Nicole Galloway made her gubernatorial bid official last week. In a two-minute video, the state auditor cast herself as a corruption-fighter who has uncovered $350 million in government waste.
She said her audits have led to dozens of criminal charges, and she criticized a law recently signed by Gov. Mike Parson that bans most abortions at the eighth week of pregnancy.
Her announcement sets up a likely 2020 general election with her and Parson as the respective Democrat and Republican candidates.
Of course, in this political town, the question on everyone’s lips is: Does Galloway have a chance?
Missouri, after all, is a red state. The governor, the House, the Senate and all statewide officeholders except for Galloway are Republicans.
That doesn’t bode well for the challenger, and neither does the fact that Parson has outpaced her in funding. The St. Louis Post-Dispatch reported that as of June, she had raised about $232,000 to Parson’s nearly $1.7 million.
That’s a huge gap. And in politics, the winner of the money race is often the winner at the ballot box.
Galloway was appointed to the office of state auditor in 2015. She won the seat in 2018, but she won by less than six points against a weak opponent.
At this point, most political observers have to believe Galloway faces an uphill battle.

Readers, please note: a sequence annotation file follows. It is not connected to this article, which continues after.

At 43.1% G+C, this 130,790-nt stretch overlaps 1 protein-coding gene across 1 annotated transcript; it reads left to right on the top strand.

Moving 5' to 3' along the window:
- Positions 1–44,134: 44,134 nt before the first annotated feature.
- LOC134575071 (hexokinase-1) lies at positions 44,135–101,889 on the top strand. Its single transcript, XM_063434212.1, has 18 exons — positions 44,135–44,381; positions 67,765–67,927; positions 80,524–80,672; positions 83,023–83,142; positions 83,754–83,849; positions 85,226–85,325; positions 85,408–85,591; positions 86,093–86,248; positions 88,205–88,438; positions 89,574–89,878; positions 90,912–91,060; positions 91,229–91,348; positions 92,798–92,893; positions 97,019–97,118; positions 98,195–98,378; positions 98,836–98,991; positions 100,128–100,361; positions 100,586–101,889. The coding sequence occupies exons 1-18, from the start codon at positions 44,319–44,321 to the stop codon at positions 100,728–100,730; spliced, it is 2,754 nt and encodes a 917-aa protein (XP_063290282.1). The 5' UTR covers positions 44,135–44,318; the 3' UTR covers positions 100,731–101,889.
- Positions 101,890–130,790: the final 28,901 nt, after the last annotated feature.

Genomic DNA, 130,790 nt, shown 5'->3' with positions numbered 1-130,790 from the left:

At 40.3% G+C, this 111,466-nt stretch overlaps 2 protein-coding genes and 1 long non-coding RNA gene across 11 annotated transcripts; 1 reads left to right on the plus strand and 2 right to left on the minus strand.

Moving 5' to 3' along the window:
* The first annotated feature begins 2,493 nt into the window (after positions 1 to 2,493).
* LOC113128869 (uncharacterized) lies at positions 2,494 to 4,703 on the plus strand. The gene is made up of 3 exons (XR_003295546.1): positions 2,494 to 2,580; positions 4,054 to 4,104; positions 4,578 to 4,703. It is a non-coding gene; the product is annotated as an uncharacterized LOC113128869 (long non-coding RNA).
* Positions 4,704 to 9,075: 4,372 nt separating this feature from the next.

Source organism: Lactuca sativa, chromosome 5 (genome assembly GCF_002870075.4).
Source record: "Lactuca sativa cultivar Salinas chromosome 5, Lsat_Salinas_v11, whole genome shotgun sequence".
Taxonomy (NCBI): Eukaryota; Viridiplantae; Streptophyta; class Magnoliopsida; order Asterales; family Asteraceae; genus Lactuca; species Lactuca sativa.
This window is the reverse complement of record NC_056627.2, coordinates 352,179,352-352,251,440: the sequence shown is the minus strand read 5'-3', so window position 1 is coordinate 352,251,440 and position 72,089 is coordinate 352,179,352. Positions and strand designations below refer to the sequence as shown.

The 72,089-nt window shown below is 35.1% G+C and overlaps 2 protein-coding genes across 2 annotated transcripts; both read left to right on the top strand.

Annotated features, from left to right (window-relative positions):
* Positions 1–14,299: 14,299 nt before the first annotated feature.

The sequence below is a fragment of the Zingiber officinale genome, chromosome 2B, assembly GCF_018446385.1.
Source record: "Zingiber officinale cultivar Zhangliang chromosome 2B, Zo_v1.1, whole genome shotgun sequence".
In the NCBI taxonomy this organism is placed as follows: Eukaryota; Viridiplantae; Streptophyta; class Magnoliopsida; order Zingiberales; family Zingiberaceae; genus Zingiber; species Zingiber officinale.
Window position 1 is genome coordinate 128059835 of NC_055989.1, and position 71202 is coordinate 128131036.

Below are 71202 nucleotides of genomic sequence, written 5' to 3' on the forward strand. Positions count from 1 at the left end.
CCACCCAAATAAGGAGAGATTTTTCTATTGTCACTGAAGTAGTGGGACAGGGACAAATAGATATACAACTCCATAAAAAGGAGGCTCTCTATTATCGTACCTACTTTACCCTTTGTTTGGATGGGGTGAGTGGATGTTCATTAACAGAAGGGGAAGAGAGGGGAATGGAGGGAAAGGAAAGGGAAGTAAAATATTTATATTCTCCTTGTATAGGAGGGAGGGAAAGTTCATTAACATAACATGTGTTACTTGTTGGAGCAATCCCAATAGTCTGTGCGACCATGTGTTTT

However, she does have some things that could go in her favor, including the fact she’s been aggressive in her current job. For her gubernatorial campaign, she’s already embracing her watchdog role.
“Dark money flows from corporations and lobbyists,” she said in her video announcement. “The governor takes their money then does their bidding. Nothing gets done for you.”
That anti-establishment, anti-status-quo message seems to borrow from the playbook that helped President Donald Trump and then Gov. Eric Greitens win their respective seats in 2016.
Another factor in the race could be the 2020 presidential campaign. A big Trump win likely would help other Republicans on the ticket, while a win for the Democrats would do the same for their party.
Parson clearly has the early lead in the race, but we’ve just seen the kickoff in a four-quarter contest. There’s a lot of game yet to be played.
Copyright Jefferson City News Tribune. Reprinted with permission.